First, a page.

Global Pandemic Therapy Center announced for Melbourne
The creation of the Cumming Global Center for Pandemic Therapeutics, designed to create a second shield to protect humanity from future pandemics, was announced today by the Peter Doherty Institute for Infection and Immunity at the University of Melbourne, located in the Melbourne Biomedical Precinct.
The center is made possible through the generosity of international businessman and philanthropist Geoffrey Cumming, a Canadian and New Zealand citizen who lives in Melbourne. Cumming donated $250 million to the University of Melbourne to establish the new Cumming Global Center within the Doherty Institute; it is believed to be the largest philanthropic donation to medical research and one of the largest donations in Australian history. The Victorian government has also contributed significantly to the new centre, initially committing $75 million in funding in recognition of the critical need to advance the science behind the therapeutics.
The center will address the critical need to prepare for future pandemics, enabling the rapid design and testing of new treatments, and their delivery to the community within months of a pandemic outbreak. The development of new treatments has the potential to transform how the next epidemic is handled, but progress has traditionally lagged behind vaccines. The experience of pandemics, including COVID-19, has shown that therapeutics are of critical importance in preventing the progression of infections to serious illnesses and ultimately in saving lives.
The center will be housed in the new $650 million Australian Institute for Infectious Diseases, a partnership between the University of Melbourne, the Doherty Institute and the Burnet Institute, co-funded by the Victorian government as lead supporting partner. The initial scope suggests the center will create at least 200 long-term, highly skilled jobs and build on the growing international reputation of Melbourne’s medical precinct.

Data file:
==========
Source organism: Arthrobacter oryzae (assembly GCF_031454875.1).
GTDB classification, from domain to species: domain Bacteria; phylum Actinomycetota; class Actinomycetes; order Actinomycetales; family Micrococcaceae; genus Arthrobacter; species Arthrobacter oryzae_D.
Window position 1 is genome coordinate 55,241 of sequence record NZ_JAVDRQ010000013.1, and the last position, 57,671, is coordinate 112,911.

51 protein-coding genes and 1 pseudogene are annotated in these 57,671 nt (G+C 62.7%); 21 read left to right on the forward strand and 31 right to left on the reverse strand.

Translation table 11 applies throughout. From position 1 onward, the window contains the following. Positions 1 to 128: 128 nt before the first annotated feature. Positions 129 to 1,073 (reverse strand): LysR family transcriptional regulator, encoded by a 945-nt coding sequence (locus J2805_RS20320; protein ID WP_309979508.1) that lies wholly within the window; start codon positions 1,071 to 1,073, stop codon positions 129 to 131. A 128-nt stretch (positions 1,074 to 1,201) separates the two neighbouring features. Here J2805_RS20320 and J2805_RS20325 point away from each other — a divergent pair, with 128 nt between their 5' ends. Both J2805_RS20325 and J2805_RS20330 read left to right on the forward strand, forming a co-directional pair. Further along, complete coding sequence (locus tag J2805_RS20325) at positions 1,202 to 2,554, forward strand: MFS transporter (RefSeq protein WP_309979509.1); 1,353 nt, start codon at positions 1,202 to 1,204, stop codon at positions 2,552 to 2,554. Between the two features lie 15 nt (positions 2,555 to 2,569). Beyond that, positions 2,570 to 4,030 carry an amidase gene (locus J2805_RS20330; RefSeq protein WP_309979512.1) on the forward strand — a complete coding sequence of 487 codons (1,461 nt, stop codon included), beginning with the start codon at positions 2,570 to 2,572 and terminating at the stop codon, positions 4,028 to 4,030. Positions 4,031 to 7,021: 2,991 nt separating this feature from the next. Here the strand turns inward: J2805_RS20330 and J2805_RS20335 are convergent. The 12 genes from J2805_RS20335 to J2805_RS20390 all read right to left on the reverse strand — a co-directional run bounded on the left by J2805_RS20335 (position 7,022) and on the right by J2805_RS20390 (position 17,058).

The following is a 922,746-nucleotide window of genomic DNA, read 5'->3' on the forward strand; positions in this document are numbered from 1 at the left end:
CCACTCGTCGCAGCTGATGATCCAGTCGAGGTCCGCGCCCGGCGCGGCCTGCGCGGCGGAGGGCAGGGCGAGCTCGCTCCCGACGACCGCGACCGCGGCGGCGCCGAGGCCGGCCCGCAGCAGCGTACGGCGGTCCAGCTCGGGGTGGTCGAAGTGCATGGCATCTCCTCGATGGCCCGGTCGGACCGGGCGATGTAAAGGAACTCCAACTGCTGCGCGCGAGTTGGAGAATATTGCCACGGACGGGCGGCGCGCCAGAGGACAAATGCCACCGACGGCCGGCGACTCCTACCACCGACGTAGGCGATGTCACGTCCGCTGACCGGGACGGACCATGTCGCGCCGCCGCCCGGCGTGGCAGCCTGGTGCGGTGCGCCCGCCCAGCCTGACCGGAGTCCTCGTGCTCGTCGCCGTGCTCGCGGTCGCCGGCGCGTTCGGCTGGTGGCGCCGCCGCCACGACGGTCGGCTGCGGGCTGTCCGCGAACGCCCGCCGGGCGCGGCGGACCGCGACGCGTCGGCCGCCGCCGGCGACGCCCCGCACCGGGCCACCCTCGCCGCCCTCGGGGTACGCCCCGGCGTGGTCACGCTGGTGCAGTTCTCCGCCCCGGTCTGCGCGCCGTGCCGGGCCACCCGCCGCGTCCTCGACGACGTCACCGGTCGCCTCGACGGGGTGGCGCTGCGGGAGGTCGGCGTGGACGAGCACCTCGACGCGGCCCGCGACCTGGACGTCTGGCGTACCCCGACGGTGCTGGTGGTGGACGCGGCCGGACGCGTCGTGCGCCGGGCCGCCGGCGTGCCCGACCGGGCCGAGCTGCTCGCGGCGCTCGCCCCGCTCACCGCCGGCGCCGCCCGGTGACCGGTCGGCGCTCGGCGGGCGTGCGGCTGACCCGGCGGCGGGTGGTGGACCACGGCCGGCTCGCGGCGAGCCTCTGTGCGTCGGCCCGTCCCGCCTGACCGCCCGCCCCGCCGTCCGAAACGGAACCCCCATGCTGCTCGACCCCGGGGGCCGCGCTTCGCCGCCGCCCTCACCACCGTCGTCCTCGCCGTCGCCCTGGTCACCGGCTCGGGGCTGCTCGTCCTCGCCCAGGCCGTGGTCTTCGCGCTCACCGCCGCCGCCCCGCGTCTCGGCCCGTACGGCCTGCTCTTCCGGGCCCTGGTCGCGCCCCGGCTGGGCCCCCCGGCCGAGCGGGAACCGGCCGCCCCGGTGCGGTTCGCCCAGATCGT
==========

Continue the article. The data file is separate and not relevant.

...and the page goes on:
“The Cumming Global Center for Pandemic Therapeutics is set to bring huge benefits to Australia, attracting cutting-edge research-focused global talent in developing treatments that aim to reduce disease progression and ultimately save lives,” said the vice-chancellor of the University of Melbourne. Professor Duncan Maskell.
“The center will pursue an ambitious research program focused on treatments that can be adapted quickly after the identification of a new virus. The first COVID-19 vaccine was approved in July 2020. If a therapeutic drug had been widely available in July 2020, as per the COVID-19 vaccine approval, it could have prevented millions of deaths worldwide.
“This new global center for medical research is designed as a long-term initiative to provide better protection for global society against future pandemics,” Cumming added. “It will attract the best researchers and scientists from Australia and around the world, under long-term contracts, as part of a collaborative medical research effort designed to improve global resilience.
“The scale and enduring nature of investment in medical research by successive Victorian governments, the breadth of the talent pool in Melbourne’s medical research district ecosystem [and] the collegiality of all involved, as well as Australia’s success during the COVID-19 pandemic, were key reasons for locating the center in Melbourne.
“Our goal is to be one of the best pandemic therapeutic research centers in the world. We aim to create solutions to minimize the impact of future pandemics and thereby create greater societal resilience internationally in the decades to come.
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